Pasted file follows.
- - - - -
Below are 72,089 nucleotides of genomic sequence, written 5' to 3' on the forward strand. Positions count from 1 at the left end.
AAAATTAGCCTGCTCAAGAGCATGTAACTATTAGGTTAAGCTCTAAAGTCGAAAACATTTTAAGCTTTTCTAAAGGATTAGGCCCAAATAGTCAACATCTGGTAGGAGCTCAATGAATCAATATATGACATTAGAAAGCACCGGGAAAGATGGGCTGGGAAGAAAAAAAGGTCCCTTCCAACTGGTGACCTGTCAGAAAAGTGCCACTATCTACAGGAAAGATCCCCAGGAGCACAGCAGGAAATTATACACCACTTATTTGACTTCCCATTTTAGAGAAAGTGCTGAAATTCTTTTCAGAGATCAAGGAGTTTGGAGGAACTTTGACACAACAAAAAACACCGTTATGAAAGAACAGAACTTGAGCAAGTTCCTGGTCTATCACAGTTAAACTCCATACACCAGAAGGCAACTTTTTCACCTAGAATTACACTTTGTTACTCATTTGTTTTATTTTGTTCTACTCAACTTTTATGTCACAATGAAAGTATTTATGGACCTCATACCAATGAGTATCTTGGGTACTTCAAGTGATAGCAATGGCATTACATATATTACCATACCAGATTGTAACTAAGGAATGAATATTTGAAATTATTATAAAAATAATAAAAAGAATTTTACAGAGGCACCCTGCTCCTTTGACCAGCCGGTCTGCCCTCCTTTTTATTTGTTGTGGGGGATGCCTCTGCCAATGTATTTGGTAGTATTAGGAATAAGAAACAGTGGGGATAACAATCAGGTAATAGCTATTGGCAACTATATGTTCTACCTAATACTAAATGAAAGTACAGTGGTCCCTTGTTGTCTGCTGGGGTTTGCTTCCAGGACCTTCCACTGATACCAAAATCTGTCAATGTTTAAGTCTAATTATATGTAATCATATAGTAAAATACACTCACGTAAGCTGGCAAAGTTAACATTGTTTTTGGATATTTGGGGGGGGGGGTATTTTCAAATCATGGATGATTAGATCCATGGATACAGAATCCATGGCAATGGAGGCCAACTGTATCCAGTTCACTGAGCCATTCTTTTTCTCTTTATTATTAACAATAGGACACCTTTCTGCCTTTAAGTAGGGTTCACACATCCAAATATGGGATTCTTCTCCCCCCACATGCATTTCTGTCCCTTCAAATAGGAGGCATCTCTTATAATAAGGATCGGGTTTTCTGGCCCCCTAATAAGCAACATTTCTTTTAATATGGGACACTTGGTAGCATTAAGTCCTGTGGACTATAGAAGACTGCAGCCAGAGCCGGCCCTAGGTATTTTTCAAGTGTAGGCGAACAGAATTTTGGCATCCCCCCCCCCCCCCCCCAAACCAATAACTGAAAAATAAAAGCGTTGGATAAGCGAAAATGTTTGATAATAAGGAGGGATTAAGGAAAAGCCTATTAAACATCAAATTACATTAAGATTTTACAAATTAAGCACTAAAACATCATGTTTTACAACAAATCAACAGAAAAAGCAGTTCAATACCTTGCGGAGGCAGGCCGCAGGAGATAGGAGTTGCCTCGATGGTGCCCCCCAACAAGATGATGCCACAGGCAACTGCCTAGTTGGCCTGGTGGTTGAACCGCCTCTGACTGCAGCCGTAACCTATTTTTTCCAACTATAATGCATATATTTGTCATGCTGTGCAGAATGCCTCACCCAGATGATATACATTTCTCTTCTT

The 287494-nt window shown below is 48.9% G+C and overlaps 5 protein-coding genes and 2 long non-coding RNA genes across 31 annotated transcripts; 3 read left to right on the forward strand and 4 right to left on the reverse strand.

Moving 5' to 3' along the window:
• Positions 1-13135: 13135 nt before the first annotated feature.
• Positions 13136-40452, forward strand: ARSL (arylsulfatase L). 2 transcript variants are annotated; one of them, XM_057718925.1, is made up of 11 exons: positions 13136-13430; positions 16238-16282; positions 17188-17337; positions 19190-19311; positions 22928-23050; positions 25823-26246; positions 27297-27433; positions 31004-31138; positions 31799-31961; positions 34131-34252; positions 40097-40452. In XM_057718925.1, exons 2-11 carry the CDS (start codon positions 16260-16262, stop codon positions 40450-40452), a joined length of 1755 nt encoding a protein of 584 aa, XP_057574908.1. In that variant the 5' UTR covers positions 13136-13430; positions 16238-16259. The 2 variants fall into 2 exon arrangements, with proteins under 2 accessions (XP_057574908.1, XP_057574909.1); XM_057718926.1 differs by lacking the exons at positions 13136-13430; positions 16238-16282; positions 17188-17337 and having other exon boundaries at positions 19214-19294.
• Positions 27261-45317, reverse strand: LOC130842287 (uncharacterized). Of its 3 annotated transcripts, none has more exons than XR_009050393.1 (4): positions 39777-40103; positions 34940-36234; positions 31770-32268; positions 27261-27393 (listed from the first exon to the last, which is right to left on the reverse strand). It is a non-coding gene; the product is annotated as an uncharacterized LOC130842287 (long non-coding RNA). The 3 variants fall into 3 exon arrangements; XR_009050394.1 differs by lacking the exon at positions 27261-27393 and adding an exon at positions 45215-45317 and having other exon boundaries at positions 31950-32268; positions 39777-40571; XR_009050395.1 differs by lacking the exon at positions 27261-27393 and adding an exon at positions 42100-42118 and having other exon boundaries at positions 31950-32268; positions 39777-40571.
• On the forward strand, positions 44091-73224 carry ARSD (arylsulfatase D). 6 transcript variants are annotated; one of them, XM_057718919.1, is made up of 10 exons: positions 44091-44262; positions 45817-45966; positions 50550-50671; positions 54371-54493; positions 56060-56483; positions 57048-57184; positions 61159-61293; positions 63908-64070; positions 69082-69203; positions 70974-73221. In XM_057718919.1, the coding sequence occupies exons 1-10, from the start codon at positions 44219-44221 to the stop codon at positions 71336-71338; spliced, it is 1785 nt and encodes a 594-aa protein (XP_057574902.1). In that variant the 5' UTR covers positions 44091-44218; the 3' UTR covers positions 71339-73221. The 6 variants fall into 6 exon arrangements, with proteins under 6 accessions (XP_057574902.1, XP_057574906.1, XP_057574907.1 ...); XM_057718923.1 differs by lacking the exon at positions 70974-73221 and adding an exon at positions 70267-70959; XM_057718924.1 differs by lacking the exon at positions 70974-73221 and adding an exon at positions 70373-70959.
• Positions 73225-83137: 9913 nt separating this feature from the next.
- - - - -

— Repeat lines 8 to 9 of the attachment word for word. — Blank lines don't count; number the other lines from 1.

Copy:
• On the forward strand, positions 44091-73224 carry ARSD (arylsulfatase D). 6 transcript variants are annotated; one of them, XM_057718919.1, is made up of 10 exons: positions 44091-44262; positions 45817-45966; positions 50550-50671; positions 54371-54493; positions 56060-56483; positions 57048-57184; positions 61159-61293; positions 63908-64070; positions 69082-69203; positions 70974-73221. In XM_057718919.1, the coding sequence occupies exons 1-10, from the start codon at positions 44219-44221 to the stop codon at positions 71336-71338; spliced, it is 1785 nt and encodes a 594-aa protein (XP_057574902.1). In that variant the 5' UTR covers positions 44091-44218; the 3' UTR covers positions 71339-73221. The 6 variants fall into 6 exon arrangements, with proteins under 6 accessions (XP_057574902.1, XP_057574906.1, XP_057574907.1 ...); XM_057718923.1 differs by lacking the exon at positions 70974-73221 and adding an exon at positions 70267-70959; XM_057718924.1 differs by lacking the exon at positions 70974-73221 and adding an exon at positions 70373-70959.
• Positions 73225-83137: 9913 nt separating this feature from the next.